Imports of second-hand vehicles and the lack of reliable data make the exact size of Nigeria’s vehicle market difficult to quantify. But despite laudable intentions by the authorities to develop the sector, it is still highly dependent on imports to meet local demand due to insufficient domestic vehicle production.
An instance would be passenger vehicles making up the largest export item from the United States to Nigeria in 2018, according to the U.S. Census Bureau, with Japanese products dominating both the new and used vehicle market, and controlling almost one-third of it due to customer perception of their reliability.
BusinessDay gathered from multiple sources that the majority of cars imported from the United States into Nigeria are Japanese brands with Toyota at the top of the chart.
Shopping considerations in the used car market
In the Nigerian used car market, fuel efficiency is seen as a major selling point. Nigerian car users constantly worry about the dilapidated road infrastructure, hence, vehicles that are deemed as durable and comfortable are quite desirable.
As a result, Japanese brands have become incredibly popular, with Toyota leading the way in terms of popularity.
The major factor driving this popularity is the fact spare parts for Toyotas are readily available in most places, leading to repair costs that are not prohibitively expensive.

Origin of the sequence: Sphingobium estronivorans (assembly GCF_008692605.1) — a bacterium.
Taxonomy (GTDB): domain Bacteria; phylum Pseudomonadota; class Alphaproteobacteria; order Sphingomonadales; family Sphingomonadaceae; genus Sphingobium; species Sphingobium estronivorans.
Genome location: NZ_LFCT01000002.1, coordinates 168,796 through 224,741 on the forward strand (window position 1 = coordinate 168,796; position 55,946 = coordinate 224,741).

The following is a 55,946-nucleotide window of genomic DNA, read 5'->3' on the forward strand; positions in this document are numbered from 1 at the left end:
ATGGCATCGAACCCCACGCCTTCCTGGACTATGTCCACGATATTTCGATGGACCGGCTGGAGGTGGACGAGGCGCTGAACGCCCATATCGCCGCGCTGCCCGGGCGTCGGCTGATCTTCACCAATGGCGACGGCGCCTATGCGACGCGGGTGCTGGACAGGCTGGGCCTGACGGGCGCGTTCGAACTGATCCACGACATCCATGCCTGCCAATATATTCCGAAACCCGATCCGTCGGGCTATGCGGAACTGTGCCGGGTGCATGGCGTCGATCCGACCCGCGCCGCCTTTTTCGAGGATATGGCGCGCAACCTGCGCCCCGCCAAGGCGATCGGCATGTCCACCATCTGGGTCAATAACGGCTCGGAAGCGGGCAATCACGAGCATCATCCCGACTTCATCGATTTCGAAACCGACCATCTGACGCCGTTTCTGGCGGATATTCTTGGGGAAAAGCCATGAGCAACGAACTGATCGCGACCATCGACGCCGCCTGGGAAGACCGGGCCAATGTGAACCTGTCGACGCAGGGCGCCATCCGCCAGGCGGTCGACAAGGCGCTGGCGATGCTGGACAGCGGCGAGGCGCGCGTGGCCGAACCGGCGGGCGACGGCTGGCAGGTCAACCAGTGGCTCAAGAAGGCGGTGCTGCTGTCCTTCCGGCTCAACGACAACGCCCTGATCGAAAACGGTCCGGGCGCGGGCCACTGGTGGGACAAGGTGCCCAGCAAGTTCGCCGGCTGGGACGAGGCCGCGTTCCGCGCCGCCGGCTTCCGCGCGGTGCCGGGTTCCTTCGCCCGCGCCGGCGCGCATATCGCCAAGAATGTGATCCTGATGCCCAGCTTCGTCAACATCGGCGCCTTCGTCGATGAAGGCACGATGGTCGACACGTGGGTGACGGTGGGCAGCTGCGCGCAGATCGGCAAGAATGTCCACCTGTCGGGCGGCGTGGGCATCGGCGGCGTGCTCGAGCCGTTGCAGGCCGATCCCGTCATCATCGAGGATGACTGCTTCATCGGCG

According Auto Auction Mall, the availability of spare parts is what determines the least popular brands in Nigeria. Brands like Volkswagen automobiles are particularly undesirable, due both to the scarcity of spare parts and also to the expense of those parts.
Emeka Nnaji, a car dealer, said aside from the fact that Corollas are durable and strong, and the parts accessible anywhere within and outside Lagos; drivers are attracted to it because of its 1.8 litre engine which saves fuel.
More importantly, almost any auto mechanic can fix a Corolla car.
“There are mechanics are everywhere for it,” he said. “You will see a Toyota mechanic anywhere you are, even if you’re stranded on the road, you’ll see someone who can work on a Toyota car.”
According to Nnaji the brand hardly develops problems or gear issues as they come with very strong gears and engines. He described the vehicles as one of the fastest-selling cars or even the fastest-selling cars in Nigeria, noting that is it also very popular among Nigerians generally and not just taxi drivers.
A scramble for Corollas at the auctions
The popularity of Toyota has created an opportunity for dealers who scramble for the cars at the auctions abroad. Another car dealer told BusinessDay that the brand is very competitive at the auctions.
“Everyone (dealers) wants to buy a car that will sell immediately. The Corolla falls into the category,” Abdullai Abdulsalam said.
Nnaji, further speaking on demand, observed that an average Nigerian who wants to buy his first car or who just has money to buy a car, would rather go for a Corolla than any other car because of the features stated above.
However, the high demand for the car has also shot up the prices at car auction platforms as a lot of Nigerian car dealers are bidding for them.
“The price of the car has gone up, even as a Nigerian used. So, a lot of car dealers in Nigeria are bidding for these cars. So, it drives up the price at the auction, and when it comes down to Nigeria, after paying your import duty, and others, plus the profit you want to make from it, the price just goes so high,” he explains.